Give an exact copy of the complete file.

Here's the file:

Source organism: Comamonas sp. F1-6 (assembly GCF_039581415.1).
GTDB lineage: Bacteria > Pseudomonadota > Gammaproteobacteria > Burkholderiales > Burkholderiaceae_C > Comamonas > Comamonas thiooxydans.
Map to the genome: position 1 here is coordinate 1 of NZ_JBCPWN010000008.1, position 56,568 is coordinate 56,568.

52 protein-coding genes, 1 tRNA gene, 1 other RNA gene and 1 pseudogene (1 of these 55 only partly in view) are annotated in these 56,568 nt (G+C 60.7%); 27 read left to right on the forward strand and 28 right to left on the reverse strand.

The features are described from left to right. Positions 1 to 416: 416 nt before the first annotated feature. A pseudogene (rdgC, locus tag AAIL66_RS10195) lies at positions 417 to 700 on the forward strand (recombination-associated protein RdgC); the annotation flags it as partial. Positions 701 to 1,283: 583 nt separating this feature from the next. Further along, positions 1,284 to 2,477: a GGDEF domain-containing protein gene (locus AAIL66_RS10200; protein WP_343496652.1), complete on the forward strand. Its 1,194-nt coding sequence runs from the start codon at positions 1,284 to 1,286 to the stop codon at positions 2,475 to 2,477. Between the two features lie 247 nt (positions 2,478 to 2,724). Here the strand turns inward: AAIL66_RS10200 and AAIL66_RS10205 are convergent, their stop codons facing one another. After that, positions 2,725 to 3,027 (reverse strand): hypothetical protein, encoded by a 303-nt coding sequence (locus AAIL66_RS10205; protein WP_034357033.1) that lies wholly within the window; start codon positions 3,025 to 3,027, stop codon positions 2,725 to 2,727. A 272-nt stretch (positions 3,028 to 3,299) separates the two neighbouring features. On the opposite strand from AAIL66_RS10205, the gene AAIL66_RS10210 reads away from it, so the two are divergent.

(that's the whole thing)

Source organism: Comamonas sp. F1-6 (assembly GCF_039581415.1).
GTDB lineage: Bacteria > Pseudomonadota > Gammaproteobacteria > Burkholderiales > Burkholderiaceae_C > Comamonas > Comamonas thiooxydans.
Map to the genome: position 1 here is coordinate 1 of NZ_JBCPWN010000008.1, position 56,568 is coordinate 56,568.

52 protein-coding genes, 1 tRNA gene, 1 other RNA gene and 1 pseudogene (1 of these 55 only partly in view) are annotated in these 56,568 nt (G+C 60.7%); 27 read left to right on the forward strand and 28 right to left on the reverse strand.

The features are described from left to right. Positions 1 to 416: 416 nt before the first annotated feature. A pseudogene (rdgC, locus tag AAIL66_RS10195) lies at positions 417 to 700 on the forward strand (recombination-associated protein RdgC); the annotation flags it as partial. Positions 701 to 1,283: 583 nt separating this feature from the next. Further along, positions 1,284 to 2,477: a GGDEF domain-containing protein gene (locus AAIL66_RS10200; protein WP_343496652.1), complete on the forward strand. Its 1,194-nt coding sequence runs from the start codon at positions 1,284 to 1,286 to the stop codon at positions 2,475 to 2,477. Between the two features lie 247 nt (positions 2,478 to 2,724). Here the strand turns inward: AAIL66_RS10200 and AAIL66_RS10205 are convergent, their stop codons facing one another. After that, positions 2,725 to 3,027 (reverse strand): hypothetical protein, encoded by a 303-nt coding sequence (locus AAIL66_RS10205; protein WP_034357033.1) that lies wholly within the window; start codon positions 3,025 to 3,027, stop codon positions 2,725 to 2,727. A 272-nt stretch (positions 3,028 to 3,299) separates the two neighbouring features. On the opposite strand from AAIL66_RS10205, the gene AAIL66_RS10210 reads away from it, so the two are divergent.